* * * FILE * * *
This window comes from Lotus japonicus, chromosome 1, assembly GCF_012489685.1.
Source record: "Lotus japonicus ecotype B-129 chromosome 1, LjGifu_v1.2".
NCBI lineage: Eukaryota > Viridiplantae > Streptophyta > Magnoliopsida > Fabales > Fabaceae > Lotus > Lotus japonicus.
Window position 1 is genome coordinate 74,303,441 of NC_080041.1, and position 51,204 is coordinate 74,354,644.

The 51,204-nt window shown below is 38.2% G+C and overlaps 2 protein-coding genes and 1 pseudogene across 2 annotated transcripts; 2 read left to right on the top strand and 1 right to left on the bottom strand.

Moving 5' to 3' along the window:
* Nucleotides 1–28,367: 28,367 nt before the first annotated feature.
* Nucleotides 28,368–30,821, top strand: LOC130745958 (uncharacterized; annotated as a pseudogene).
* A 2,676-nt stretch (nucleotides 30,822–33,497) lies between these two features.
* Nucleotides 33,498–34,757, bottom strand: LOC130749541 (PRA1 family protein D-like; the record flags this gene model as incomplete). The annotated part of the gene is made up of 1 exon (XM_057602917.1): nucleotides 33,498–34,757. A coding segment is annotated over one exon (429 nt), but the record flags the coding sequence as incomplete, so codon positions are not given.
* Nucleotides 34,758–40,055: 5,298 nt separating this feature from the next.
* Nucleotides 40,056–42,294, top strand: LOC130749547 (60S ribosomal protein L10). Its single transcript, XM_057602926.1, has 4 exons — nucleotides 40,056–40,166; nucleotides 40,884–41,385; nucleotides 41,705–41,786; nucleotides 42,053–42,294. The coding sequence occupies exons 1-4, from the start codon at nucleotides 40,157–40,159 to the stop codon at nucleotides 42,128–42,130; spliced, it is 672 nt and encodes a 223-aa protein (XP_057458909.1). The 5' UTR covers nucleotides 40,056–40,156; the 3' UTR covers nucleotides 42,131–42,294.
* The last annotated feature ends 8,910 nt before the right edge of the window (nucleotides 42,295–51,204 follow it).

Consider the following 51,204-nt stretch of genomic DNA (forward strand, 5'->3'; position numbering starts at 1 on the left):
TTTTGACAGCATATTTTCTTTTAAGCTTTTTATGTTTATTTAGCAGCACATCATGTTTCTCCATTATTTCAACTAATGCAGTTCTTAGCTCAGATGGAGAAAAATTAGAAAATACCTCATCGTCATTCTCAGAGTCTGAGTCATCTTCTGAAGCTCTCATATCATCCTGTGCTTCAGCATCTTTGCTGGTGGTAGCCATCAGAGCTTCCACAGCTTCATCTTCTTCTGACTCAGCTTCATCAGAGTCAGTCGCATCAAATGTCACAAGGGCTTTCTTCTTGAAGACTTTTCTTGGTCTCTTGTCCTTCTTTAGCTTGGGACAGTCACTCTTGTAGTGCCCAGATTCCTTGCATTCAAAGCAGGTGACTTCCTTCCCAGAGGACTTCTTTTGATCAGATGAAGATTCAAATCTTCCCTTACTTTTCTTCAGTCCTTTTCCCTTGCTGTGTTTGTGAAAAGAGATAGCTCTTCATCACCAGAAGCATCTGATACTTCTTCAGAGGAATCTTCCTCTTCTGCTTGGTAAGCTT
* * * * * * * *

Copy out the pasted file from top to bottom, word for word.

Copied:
This window comes from Lotus japonicus, chromosome 1, assembly GCF_012489685.1.
Source record: "Lotus japonicus ecotype B-129 chromosome 1, LjGifu_v1.2".
NCBI lineage: Eukaryota > Viridiplantae > Streptophyta > Magnoliopsida > Fabales > Fabaceae > Lotus > Lotus japonicus.
Window position 1 is genome coordinate 74,303,441 of NC_080041.1, and position 51,204 is coordinate 74,354,644.

The 51,204-nt window shown below is 38.2% G+C and overlaps 2 protein-coding genes and 1 pseudogene across 2 annotated transcripts; 2 read left to right on the top strand and 1 right to left on the bottom strand.

Moving 5' to 3' along the window:
* Nucleotides 1–28,367: 28,367 nt before the first annotated feature.
* Nucleotides 28,368–30,821, top strand: LOC130745958 (uncharacterized; annotated as a pseudogene).
* A 2,676-nt stretch (nucleotides 30,822–33,497) lies between these two features.
* Nucleotides 33,498–34,757, bottom strand: LOC130749541 (PRA1 family protein D-like; the record flags this gene model as incomplete). The annotated part of the gene is made up of 1 exon (XM_057602917.1): nucleotides 33,498–34,757. A coding segment is annotated over one exon (429 nt), but the record flags the coding sequence as incomplete, so codon positions are not given.
* Nucleotides 34,758–40,055: 5,298 nt separating this feature from the next.
* Nucleotides 40,056–42,294, top strand: LOC130749547 (60S ribosomal protein L10). Its single transcript, XM_057602926.1, has 4 exons — nucleotides 40,056–40,166; nucleotides 40,884–41,385; nucleotides 41,705–41,786; nucleotides 42,053–42,294. The coding sequence occupies exons 1-4, from the start codon at nucleotides 40,157–40,159 to the stop codon at nucleotides 42,128–42,130; spliced, it is 672 nt and encodes a 223-aa protein (XP_057458909.1). The 5' UTR covers nucleotides 40,056–40,156; the 3' UTR covers nucleotides 42,131–42,294.
* The last annotated feature ends 8,910 nt before the right edge of the window (nucleotides 42,295–51,204 follow it).

Consider the following 51,204-nt stretch of genomic DNA (forward strand, 5'->3'; position numbering starts at 1 on the left):
TTTTGACAGCATATTTTCTTTTAAGCTTTTTATGTTTATTTAGCAGCACATCATGTTTCTCCATTATTTCAACTAATGCAGTTCTTAGCTCAGATGGAGAAAAATTAGAAAATACCTCATCGTCATTCTCAGAGTCTGAGTCATCTTCTGAAGCTCTCATATCATCCTGTGCTTCAGCATCTTTGCTGGTGGTAGCCATCAGAGCTTCCACAGCTTCATCTTCTTCTGACTCAGCTTCATCAGAGTCAGTCGCATCAAATGTCACAAGGGCTTTCTTCTTGAAGACTTTTCTTGGTCTCTTGTCCTTCTTTAGCTTGGGACAGTCACTCTTGTAGTGCCCAGATTCCTTGCATTCAAAGCAGGTGACTTCCTTCCCAGAGGACTTCTTTTGATCAGATGAAGATTCAAATCTTCCCTTACTTTTCTTCAGTCCTTTTCCCTTGCTGTGTTTGTGAAAAGAGATAGCTCTTCATCACCAGAAGCATCTGATACTTCTTCAGAGGAATCTTCCTCTTCTGCTTGGTAAGCTT